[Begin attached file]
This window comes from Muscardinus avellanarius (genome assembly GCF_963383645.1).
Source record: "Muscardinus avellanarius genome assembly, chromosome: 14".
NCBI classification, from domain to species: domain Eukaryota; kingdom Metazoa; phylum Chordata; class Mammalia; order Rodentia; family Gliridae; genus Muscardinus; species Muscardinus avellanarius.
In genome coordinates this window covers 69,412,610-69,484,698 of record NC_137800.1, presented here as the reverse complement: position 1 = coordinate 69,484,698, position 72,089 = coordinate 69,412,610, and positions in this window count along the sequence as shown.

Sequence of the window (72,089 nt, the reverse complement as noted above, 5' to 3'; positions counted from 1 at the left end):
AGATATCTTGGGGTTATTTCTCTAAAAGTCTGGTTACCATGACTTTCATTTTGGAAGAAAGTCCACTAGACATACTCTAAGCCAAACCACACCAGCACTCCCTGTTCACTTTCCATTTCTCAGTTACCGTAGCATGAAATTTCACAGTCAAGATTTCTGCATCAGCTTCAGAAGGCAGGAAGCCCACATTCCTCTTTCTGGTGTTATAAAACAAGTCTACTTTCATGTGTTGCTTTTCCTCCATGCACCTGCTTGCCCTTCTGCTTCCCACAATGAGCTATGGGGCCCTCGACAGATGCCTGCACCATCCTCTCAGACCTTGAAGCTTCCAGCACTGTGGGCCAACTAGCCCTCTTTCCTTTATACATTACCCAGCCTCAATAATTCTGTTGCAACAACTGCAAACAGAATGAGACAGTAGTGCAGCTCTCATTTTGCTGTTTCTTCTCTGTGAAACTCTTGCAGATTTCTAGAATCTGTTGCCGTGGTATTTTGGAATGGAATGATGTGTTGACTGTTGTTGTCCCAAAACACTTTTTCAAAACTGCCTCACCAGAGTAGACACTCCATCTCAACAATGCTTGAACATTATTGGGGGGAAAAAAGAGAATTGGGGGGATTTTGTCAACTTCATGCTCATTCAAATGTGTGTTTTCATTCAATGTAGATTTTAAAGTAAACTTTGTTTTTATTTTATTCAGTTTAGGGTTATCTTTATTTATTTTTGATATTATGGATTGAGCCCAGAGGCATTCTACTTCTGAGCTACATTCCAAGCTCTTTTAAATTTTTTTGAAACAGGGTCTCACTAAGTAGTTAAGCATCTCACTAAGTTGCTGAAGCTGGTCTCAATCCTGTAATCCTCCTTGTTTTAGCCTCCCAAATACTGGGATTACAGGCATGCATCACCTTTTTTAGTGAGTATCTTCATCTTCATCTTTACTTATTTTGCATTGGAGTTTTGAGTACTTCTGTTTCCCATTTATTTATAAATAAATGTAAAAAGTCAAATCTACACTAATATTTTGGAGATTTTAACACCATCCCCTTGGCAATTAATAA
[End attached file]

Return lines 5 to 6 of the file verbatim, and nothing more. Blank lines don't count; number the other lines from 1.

Sequence of the window (72,089 nt, the reverse complement as noted above, 5' to 3'; positions counted from 1 at the left end):
AGATATCTTGGGGTTATTTCTCTAAAAGTCTGGTTACCATGACTTTCATTTTGGAAGAAAGTCCACTAGACATACTCTAAGCCAAACCACACCAGCACTCCCTGTTCACTTTCCATTTCTCAGTTACCGTAGCATGAAATTTCACAGTCAAGATTTCTGCATCAGCTTCAGAAGGCAGGAAGCCCACATTCCTCTTTCTGGTGTTATAAAACAAGTCTACTTTCATGTGTTGCTTTTCCTCCATGCACCTGCTTGCCCTTCTGCTTCCCACAATGAGCTATGGGGCCCTCGACAGATGCCTGCACCATCCTCTCAGACCTTGAAGCTTCCAGCACTGTGGGCCAACTAGCCCTCTTTCCTTTATACATTACCCAGCCTCAATAATTCTGTTGCAACAACTGCAAACAGAATGAGACAGTAGTGCAGCTCTCATTTTGCTGTTTCTTCTCTGTGAAACTCTTGCAGATTTCTAGAATCTGTTGCCGTGGTATTTTGGAATGGAATGATGTGTTGACTGTTGTTGTCCCAAAACACTTTTTCAAAACTGCCTCACCAGAGTAGACACTCCATCTCAACAATGCTTGAACATTATTGGGGGGAAAAAAGAGAATTGGGGGGATTTTGTCAACTTCATGCTCATTCAAATGTGTGTTTTCATTCAATGTAGATTTTAAAGTAAACTTTGTTTTTATTTTATTCAGTTTAGGGTTATCTTTATTTATTTTTGATATTATGGATTGAGCCCAGAGGCATTCTACTTCTGAGCTACATTCCAAGCTCTTTTAAATTTTTTTGAAACAGGGTCTCACTAAGTAGTTAAGCATCTCACTAAGTTGCTGAAGCTGGTCTCAATCCTGTAATCCTCCTTGTTTTAGCCTCCCAAATACTGGGATTACAGGCATGCATCACCTTTTTTAGTGAGTATCTTCATCTTCATCTTTACTTATTTTGCATTGGAGTTTTGAGTACTTCTGTTTCCCATTTATTTATAAATAAATGTAAAAAGTCAAATCTACACTAATATTTTGGAGATTTTAACACCATCCCCTTGGCAATTAATAA